Almost 2,500 years ago, Greek historian, Thucydides, wrote of the devastating Peloponnesian War, “What made war inevitable was the growth of Athenian power and the fear which this caused in Sparta.” There have been other such conflicts in history between established powers and rising ones, not all of which resulted in war. The same theme is playing out today, in the tensions between the United States (US) and China, and China and India.
In his provocative 2017 book, Destined For War: Can America & China Escape Thucydides’s Trap?,Harvard University professor Graham Allison was not optimistic. He wrote, “When one great power threatens to displace another, war is almost always the result”, citing 16 such conflicts in history, of which only four navigated the transition without war.
Nevertheless, war is not inevitable. Among successful examples cited by Allison, the following two are instructive. First, when a century ago, the US overtook the United Kingdom (UK) as the world’s pre-eminent superpower. It took accommodation by the established power, the UK, as well as statesmanship and negotiating skills on both sides.
A second approach involved a different strategy, where the established power, the US and the contender, the Union of Soviet Socialist Republics (USSR) were continually attempting to contain each other for decades, but did not go to war. The Cold War, in that sense, was one of the great successes of the modern era in avoiding all-out war. That was a good thing, considering that nuclear weapons were part of the equation for the first time in superpower conflicts. The US approach to the rise of China had essentially been like that first approach —the UK vs the US— for decades, but has recently been decidedly shifting towards the second strategy, that of the US vs the USSR. China’s approach towards India has always been like the latter.
The US accommodation of China began with the Richard Nixon administration in the early 1970s, at the height of its rivalry with the USSR, when China was an impoverished developing nation. It stemmed from self-interest, of course, not least to counter the USSR, but also to develop a big new market for American products and a source of cheap imports. Earlier American administrations tried the same with India, but failed to crack India’s Nehruvian disdain for free markets and post-colonial suspicion of the West.
There was also a belief in the West, now belied, that as China prospered, it would also become less autocratic and a more open society. While the relationship was mutually beneficial for decades, in recent years, it has soured considerably. As China became the third largest and then the second-largest economy after the US, it progressively stopped playing by the rules from which it had itself benefited, and, in fact, started flexing both economic and military muscles. Nixon himself, long after ceasing to be president, said of China, “We may have created a Frankenstein’s monster.”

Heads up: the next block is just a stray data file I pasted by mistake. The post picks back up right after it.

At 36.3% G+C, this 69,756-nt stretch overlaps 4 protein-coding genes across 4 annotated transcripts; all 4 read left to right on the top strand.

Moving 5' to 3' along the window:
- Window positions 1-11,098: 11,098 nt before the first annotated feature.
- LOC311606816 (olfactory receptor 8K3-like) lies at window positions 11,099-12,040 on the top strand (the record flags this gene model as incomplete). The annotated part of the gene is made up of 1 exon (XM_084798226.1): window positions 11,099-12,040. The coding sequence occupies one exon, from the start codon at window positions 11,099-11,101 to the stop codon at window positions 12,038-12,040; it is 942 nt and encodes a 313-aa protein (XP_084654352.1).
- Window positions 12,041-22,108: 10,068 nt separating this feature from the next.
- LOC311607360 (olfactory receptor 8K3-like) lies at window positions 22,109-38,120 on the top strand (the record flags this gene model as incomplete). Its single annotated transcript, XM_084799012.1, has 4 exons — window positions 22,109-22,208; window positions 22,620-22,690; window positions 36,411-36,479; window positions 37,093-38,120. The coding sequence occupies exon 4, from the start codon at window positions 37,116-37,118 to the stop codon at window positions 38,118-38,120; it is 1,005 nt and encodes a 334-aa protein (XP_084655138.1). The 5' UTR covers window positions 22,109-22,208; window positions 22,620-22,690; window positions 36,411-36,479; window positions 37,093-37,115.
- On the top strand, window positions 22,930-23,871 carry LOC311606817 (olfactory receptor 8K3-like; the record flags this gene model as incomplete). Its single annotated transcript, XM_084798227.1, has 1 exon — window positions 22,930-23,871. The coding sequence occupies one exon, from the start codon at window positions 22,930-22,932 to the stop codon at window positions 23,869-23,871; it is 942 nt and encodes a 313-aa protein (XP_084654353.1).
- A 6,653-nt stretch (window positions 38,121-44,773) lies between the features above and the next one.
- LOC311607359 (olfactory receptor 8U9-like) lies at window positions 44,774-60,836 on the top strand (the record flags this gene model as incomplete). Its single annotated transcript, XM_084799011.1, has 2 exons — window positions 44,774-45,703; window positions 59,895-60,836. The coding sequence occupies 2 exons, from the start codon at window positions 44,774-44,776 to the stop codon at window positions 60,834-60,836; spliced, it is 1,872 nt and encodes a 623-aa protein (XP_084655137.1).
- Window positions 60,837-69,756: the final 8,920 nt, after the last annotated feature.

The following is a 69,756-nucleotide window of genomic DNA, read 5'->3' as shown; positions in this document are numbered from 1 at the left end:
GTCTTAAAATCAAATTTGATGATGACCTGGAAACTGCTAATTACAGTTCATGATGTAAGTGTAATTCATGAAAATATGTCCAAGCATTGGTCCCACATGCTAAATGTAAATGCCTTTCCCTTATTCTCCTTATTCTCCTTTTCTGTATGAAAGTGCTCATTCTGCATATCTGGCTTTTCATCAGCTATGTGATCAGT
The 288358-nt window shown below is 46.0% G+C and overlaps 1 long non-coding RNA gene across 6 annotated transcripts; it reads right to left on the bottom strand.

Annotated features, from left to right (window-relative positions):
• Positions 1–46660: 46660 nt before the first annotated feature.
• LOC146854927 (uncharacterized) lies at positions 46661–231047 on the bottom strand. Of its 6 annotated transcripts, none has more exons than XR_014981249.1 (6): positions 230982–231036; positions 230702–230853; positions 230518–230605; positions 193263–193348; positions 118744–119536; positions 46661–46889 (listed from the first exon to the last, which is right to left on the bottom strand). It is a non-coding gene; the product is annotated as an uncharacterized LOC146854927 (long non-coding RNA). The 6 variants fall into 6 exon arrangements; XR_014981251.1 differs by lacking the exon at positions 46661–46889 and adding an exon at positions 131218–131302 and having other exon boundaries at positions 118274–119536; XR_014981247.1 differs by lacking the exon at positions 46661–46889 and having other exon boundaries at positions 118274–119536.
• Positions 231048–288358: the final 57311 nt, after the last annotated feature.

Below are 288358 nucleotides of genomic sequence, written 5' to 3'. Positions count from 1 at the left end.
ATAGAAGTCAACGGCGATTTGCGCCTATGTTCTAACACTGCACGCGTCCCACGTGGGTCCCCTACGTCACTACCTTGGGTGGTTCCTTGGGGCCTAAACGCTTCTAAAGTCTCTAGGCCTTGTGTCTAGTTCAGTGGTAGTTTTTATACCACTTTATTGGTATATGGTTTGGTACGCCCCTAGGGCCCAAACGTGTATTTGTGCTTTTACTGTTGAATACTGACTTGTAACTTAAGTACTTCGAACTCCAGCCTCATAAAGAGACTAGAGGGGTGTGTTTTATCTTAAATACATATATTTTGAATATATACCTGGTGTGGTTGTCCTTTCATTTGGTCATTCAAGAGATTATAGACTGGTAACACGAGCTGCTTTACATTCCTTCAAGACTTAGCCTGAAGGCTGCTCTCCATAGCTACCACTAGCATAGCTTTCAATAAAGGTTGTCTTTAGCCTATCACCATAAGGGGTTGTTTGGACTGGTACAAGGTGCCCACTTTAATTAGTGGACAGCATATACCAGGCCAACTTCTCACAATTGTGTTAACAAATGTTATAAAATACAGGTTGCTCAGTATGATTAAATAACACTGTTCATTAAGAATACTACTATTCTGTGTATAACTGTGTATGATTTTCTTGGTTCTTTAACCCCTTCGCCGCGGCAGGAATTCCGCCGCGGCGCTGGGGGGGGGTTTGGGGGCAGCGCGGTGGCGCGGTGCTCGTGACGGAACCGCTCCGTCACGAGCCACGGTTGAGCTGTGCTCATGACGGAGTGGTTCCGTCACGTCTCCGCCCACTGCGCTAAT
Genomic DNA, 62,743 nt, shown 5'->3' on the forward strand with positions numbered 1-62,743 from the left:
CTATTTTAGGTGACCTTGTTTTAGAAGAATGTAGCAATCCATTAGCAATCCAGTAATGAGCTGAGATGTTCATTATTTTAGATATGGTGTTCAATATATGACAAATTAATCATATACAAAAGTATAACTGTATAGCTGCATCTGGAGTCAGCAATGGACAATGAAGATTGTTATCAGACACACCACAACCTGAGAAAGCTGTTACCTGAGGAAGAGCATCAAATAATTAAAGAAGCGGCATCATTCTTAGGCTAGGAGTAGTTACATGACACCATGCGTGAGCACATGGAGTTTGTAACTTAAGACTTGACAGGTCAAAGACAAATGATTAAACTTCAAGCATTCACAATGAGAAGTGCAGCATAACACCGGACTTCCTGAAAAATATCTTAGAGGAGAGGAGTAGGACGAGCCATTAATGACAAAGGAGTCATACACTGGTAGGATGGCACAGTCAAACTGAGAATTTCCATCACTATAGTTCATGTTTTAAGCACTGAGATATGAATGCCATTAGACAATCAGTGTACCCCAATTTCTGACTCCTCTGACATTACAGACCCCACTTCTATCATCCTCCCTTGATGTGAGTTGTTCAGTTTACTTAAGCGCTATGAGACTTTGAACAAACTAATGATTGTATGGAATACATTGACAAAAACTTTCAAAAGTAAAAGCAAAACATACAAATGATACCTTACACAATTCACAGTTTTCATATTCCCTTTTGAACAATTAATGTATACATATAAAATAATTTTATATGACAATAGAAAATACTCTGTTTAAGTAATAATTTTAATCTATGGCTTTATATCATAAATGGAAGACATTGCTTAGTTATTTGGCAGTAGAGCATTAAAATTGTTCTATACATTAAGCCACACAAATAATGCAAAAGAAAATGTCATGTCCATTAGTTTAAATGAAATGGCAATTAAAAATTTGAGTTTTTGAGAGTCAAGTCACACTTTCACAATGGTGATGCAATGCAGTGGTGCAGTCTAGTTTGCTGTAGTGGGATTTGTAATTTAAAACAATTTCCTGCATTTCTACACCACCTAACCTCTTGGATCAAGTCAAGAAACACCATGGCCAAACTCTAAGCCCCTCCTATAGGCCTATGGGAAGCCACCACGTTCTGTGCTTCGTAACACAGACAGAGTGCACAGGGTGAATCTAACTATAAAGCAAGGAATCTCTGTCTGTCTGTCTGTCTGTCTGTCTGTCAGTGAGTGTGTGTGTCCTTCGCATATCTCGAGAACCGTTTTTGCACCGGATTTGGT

China’s approach towards India was always about containment. Right from the 1940s, as both emerged into a new, post-colonial, post-World War II era, it has viewed India as a long-term competitor that must be checked. Thus, its relentless focus on keeping India under pressure, and slowing down its resurgence, from every possible angle, using every possible tool at hand.
China’s India-containment strategy was clear since its early patronage of Pakistan from the 1950s. It has continued to exploit that benighted nation as a client-state, primarily to act as a brake on India. Then, while establishing a detente on the Line of Actual Control (LAC) with India for nearly half-a-century, China began leveraging its fast-growing economy to implement the “string of pearls” strategy to encircle India from south-east Asia to Africa. This has recently seen sharp acceleration, with the Belt and Road Initiative projects such as Hambantota and Gwadar ports in Sri Lanka and Pakistan, and the China-Pakistan Economic Corridor running right through Pakistan-occupied Kashmir.
Most significantly, China has feverishly stepped up its attempts to cultivate Pakistan-like client states among India’s immediate neighbours, as recent developments in Nepal have shown. Furthermore, as covered in the previous edition of this column, in recent years China has also begun asserting itself globally, raising the hackles of nations near and far.
India has also been changing. It had earlier wasted decades of LAC detente (when “no bullet was fired in anger, no life was lost”) by being laggardly about fortifying its border defences, unlike the Chinese. That has changed dramatically since 2014, with huge increases in infrastructure expenditure in border states, both civilian and defence. As many commentators have noted, the recent rapid scaling up of infrastructure on India’s side of the LAC was one of the key triggers for the current clash, with China wanting to intimidate India from trying to achieve parity. The Modi government has also taken similar steps abroad, for instance, by finally commissioning Chabahar port in Iran after decades of delay.
This time, China has badly overplayed its hand, and been shocked by India’s determined resistance. The Modi doctrine is clearly rooted in Kautilyan principles. Unlike his predecessors, he will not be complacent with defences because of opponents’ words of peace. He will seek peace like them, but maintain it from a patient, gradually-built position of strength.